The most successful of New England films – and in box office history at the time — it set a precedent as an action and adventure films released during the summer in thousands of theaters and advertised heavily.
Jaws was filmed in Massachusetts, mostly in Menemsha on Martha’s Vineyard, as well as in Falmouth. The film features the American Legion Memorial Bridge between Oak Bluffs and Edgartown. Now it’s referred to as the “Jaws bridge.” (Click here for a map of the Martha’s Vineyard filming locations.)
Jaws won many awards, including three Academy Awards, despite an inauspicious start. “”We started the film without a script, without a cast and without a shark,” said Richard Dreyfuss, one of the film’s stars.
In 2001, Congress voted to include Jaws in the National Film Archive as “culturally significant.” The author, Peter Benchley, later felt guilty about unfairly maligning the Great White Shark, a creature generally uninterested in eating human beings.
A Separate Peace
Producers didn’t have to look too hard to find a setting for the movie A Separate Peace, based on the novel by the same name written by John Knowles. Knowles based his bittersweet coming-of-age story on his time at Phillips Exeter Academy in Exeter, N.H. So in 1972 when the filmmakers were adapting the story to the screen and needed a locale for “Devon Academy,” they brought the story back to Exeter.
Sharp-eyed viewers will also notice Newfields, N.H., and Salisbury Beach, Mass. in some of the backgrounds.
The film, about the rivalry between two school chums during the World War II era, received mixed reviews. But fans in New England enjoyed seeing the familiar locations highlighted. Phillips Exeter still maintains a photo essay that shows where scenes from the film were shot.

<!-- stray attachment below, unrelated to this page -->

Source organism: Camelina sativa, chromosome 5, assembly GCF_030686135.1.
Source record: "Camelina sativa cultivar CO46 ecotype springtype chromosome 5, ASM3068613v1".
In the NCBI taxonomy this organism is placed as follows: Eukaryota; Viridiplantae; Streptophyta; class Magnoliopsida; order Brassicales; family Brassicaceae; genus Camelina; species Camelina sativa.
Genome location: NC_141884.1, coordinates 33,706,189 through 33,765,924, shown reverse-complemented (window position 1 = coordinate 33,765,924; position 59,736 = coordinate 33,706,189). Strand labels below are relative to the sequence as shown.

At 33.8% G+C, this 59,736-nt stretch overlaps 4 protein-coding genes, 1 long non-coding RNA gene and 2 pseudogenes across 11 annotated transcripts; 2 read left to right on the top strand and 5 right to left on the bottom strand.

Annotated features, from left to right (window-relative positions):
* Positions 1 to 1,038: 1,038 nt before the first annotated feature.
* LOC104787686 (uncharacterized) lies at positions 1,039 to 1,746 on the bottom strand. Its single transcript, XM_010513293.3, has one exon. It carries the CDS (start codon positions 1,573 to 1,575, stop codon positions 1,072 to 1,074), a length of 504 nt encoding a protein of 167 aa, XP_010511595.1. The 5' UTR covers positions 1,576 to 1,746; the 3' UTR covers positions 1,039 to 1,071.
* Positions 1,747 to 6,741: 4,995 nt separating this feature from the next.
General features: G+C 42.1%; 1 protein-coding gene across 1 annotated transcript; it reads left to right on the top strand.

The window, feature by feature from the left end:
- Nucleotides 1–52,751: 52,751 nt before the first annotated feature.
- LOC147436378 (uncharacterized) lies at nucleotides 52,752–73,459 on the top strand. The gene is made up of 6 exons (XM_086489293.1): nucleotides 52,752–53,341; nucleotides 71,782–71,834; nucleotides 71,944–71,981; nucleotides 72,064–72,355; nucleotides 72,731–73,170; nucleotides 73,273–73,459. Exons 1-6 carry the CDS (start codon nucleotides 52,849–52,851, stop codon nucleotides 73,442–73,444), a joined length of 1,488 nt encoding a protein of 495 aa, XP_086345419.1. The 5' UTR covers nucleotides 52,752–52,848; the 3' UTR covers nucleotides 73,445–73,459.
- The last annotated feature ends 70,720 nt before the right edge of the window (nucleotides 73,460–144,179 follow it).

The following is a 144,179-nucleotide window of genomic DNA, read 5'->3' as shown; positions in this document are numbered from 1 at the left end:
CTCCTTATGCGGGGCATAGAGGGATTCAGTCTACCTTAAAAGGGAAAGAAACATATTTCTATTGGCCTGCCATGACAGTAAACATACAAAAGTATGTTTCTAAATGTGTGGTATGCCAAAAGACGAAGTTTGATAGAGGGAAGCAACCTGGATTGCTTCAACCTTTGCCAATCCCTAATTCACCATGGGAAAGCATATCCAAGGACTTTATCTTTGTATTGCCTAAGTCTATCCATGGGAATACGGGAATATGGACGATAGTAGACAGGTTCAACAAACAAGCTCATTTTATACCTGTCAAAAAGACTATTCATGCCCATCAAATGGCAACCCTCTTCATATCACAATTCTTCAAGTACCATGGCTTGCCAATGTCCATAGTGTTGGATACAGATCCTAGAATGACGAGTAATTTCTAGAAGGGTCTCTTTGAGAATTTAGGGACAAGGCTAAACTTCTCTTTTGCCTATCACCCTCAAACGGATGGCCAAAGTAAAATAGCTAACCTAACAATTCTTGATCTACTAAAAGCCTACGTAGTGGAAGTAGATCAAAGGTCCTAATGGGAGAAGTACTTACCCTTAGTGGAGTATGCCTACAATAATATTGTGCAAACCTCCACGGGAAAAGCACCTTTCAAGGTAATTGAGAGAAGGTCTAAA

Jazz on a Summer’s Day
One of the great concert documentaries, Jazz on a Summer’s Day captures many of America’s greatest jazz musicians performing at the Newport Jazz Festival in 1958. Filmed in Freebody Park, where the festival took place, it includes shots of the audience, the city and the America’s Cup race, then in progress.
The film was shot by fashion photographer Bert Stern and won praise for its lush, color-drenched luminosity and breezy feel. Headliner Louis Armstrong sings Rocking Chair with Jack Teagarden, Dinah Washington swings to All of Me, Ray Charles belts out I Got A Woman and Chuck Berry does the duck walk to Sweet Little Sixteen.
The star of the film, though, is Anita O’Day, who sings Sweet Georgia Brown and Tea for Two in white gloves and enormous feathered hat. (Watch her here.)
Trouble With Harry
Just about all of Alfred Hitchcock’s films are classics, and The Trouble With Harry is no exception.
The trouble with Harry in the film is that he was dead. Hitchcock’ filmed his 1955 dark comedy starring John Forsythe and Shirley MacLaine filmed in the Vermont towns of Morrisville, Barre and Craftsbury Commons.
The crew arrived in Craftsbury on September 27, 1954 to film outdoor shots of fall foliage. Unfortunately, there wasn’t any, so they glued leaves on trees.
The Trouble With Harry was nominated for three awards, including BAFTA, Directors’ Guild and Satellite for “Outstanding Classic DVD” in 2005.
Images: Camden, Maine, made by Robert Swanson. Original uploader was Ryssby at en.wikipedia – Transfered from en.wikipedia Transfer was stated to be made by User:Blast., CC BY-SA 3.0, https://commons.wikimedia.org/w/index.php?curid=3185574. Menemsha By User:Elkman – http://en.wikipedia.org/wiki/Image:Menemsha.jpg, CC BY-SA 3.0, https://commons.wikimedia.org/w/index.php?curid=1350749. This story was updated in 2022.